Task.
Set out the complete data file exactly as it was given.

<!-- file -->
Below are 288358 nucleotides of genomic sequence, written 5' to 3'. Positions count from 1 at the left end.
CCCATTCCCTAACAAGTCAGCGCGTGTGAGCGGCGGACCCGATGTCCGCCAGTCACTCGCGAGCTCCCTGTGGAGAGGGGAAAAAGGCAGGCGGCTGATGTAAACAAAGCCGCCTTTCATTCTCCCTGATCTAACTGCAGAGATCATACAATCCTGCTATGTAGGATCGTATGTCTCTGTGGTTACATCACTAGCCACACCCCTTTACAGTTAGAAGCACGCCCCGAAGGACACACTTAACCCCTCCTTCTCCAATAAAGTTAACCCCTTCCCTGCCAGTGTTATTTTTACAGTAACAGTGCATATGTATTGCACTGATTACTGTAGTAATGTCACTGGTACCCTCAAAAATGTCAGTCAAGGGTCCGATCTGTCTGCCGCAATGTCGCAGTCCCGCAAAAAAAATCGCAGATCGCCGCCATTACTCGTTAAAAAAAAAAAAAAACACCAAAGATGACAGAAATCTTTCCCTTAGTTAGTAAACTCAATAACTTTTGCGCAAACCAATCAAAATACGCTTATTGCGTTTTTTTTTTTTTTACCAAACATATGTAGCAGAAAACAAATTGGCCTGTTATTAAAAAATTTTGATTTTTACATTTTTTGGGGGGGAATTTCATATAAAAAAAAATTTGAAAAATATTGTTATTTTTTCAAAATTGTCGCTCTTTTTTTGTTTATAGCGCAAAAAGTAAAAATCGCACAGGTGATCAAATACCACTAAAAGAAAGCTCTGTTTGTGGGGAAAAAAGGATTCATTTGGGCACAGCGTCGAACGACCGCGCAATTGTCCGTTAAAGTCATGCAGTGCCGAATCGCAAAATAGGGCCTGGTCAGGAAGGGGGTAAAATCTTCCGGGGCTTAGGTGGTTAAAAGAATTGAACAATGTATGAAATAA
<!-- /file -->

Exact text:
Below are 288358 nucleotides of genomic sequence, written 5' to 3'. Positions count from 1 at the left end.
CCCATTCCCTAACAAGTCAGCGCGTGTGAGCGGCGGACCCGATGTCCGCCAGTCACTCGCGAGCTCCCTGTGGAGAGGGGAAAAAGGCAGGCGGCTGATGTAAACAAAGCCGCCTTTCATTCTCCCTGATCTAACTGCAGAGATCATACAATCCTGCTATGTAGGATCGTATGTCTCTGTGGTTACATCACTAGCCACACCCCTTTACAGTTAGAAGCACGCCCCGAAGGACACACTTAACCCCTCCTTCTCCAATAAAGTTAACCCCTTCCCTGCCAGTGTTATTTTTACAGTAACAGTGCATATGTATTGCACTGATTACTGTAGTAATGTCACTGGTACCCTCAAAAATGTCAGTCAAGGGTCCGATCTGTCTGCCGCAATGTCGCAGTCCCGCAAAAAAAATCGCAGATCGCCGCCATTACTCGTTAAAAAAAAAAAAAAACACCAAAGATGACAGAAATCTTTCCCTTAGTTAGTAAACTCAATAACTTTTGCGCAAACCAATCAAAATACGCTTATTGCGTTTTTTTTTTTTTTACCAAACATATGTAGCAGAAAACAAATTGGCCTGTTATTAAAAAATTTTGATTTTTACATTTTTTGGGGGGGAATTTCATATAAAAAAAAATTTGAAAAATATTGTTATTTTTTCAAAATTGTCGCTCTTTTTTTGTTTATAGCGCAAAAAGTAAAAATCGCACAGGTGATCAAATACCACTAAAAGAAAGCTCTGTTTGTGGGGAAAAAAGGATTCATTTGGGCACAGCGTCGAACGACCGCGCAATTGTCCGTTAAAGTCATGCAGTGCCGAATCGCAAAATAGGGCCTGGTCAGGAAGGGGGTAAAATCTTCCGGGGCTTAGGTGGTTAAAAGAATTGAACAATGTATGAAATAA